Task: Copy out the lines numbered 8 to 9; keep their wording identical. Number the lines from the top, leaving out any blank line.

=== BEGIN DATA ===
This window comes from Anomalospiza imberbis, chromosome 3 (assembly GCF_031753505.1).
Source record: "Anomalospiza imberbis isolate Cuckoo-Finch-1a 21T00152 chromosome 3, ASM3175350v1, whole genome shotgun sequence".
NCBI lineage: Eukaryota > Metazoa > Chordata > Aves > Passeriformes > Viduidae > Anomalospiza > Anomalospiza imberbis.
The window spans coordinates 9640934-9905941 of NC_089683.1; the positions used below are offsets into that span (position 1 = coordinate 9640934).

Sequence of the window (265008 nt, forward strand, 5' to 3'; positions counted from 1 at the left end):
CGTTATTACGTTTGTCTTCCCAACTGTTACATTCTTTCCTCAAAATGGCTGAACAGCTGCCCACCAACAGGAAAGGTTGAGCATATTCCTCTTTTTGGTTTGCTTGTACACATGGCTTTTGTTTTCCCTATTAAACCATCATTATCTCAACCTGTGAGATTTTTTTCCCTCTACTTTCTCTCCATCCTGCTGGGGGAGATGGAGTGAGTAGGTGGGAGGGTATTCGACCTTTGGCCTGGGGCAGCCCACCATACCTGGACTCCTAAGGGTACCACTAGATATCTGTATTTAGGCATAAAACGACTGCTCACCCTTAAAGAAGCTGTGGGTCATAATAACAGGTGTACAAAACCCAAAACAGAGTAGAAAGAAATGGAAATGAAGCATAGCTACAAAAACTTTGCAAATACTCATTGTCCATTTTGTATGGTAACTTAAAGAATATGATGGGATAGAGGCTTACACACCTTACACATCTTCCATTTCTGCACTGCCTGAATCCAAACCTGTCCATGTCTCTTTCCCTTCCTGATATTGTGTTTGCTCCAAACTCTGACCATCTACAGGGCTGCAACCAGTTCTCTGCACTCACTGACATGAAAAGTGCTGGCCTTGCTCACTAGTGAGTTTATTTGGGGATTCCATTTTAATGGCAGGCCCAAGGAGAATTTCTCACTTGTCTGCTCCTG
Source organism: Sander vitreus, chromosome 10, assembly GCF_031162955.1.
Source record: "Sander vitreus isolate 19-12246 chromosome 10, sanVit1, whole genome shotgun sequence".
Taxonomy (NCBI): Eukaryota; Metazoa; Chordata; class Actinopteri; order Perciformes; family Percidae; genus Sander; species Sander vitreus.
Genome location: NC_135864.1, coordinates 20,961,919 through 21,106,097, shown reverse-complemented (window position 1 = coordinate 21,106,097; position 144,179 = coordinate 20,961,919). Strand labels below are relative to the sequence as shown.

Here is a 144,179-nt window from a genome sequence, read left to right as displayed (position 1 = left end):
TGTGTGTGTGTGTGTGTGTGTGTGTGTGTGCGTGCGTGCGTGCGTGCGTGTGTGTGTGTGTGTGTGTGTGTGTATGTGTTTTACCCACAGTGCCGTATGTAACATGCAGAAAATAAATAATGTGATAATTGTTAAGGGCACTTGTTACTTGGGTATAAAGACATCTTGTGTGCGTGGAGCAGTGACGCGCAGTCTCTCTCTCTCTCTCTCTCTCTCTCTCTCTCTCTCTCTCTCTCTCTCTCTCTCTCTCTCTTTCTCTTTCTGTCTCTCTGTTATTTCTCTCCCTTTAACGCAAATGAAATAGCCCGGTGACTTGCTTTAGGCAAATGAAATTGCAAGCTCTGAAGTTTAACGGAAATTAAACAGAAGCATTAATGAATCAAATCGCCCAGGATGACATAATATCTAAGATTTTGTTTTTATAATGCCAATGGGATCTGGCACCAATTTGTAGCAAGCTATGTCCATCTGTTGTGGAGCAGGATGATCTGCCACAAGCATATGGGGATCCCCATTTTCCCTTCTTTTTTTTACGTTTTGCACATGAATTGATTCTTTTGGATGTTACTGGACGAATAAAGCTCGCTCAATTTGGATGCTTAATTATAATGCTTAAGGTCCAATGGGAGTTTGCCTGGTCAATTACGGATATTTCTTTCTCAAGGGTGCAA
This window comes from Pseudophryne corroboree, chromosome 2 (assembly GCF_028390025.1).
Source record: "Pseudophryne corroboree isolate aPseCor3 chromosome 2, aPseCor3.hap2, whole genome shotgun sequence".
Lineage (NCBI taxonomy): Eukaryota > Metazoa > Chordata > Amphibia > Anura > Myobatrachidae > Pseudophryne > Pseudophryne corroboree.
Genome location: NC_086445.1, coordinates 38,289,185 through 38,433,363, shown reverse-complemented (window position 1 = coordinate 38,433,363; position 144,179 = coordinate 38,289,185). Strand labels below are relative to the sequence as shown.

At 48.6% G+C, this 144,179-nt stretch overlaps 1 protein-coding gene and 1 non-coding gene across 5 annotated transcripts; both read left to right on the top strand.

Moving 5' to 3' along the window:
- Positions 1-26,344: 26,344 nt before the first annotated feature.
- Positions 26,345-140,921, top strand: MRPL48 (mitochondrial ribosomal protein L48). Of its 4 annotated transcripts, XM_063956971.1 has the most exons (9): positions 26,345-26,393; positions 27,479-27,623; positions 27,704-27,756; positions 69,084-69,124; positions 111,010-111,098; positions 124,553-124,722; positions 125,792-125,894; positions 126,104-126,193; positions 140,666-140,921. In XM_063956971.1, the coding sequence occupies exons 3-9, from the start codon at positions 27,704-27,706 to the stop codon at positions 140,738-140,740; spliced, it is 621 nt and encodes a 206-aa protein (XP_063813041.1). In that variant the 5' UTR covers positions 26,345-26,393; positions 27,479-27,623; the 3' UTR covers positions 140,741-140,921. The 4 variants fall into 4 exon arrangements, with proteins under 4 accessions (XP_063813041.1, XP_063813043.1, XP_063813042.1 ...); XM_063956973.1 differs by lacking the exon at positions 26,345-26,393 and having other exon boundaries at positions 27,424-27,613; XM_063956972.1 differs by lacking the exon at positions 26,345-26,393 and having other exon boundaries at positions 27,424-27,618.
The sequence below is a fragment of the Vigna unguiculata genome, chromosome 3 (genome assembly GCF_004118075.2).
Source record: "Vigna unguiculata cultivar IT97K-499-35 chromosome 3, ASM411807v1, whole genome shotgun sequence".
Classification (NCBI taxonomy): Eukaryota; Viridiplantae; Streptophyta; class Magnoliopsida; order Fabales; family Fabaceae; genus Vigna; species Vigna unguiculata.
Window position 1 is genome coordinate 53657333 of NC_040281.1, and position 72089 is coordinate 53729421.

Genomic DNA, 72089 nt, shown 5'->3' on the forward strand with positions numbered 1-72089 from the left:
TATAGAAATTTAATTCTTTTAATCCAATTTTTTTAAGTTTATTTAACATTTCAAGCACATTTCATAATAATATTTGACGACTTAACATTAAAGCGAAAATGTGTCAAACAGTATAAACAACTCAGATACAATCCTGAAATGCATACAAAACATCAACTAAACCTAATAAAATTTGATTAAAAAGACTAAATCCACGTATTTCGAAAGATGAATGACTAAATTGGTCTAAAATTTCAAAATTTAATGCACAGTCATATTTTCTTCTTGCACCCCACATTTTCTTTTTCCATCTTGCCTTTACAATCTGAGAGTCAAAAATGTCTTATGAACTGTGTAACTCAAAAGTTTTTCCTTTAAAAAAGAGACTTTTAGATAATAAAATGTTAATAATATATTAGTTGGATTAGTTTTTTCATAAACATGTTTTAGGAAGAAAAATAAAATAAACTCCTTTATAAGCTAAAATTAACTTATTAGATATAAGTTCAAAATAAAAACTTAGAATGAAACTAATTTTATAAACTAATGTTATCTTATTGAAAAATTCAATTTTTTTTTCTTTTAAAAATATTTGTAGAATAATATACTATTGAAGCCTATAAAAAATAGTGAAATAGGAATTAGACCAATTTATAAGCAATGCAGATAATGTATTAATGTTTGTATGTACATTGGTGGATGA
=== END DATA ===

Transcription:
Source record: "Sander vitreus isolate 19-12246 chromosome 10, sanVit1, whole genome shotgun sequence".
Taxonomy (NCBI): Eukaryota; Metazoa; Chordata; class Actinopteri; order Perciformes; family Percidae; genus Sander; species Sander vitreus.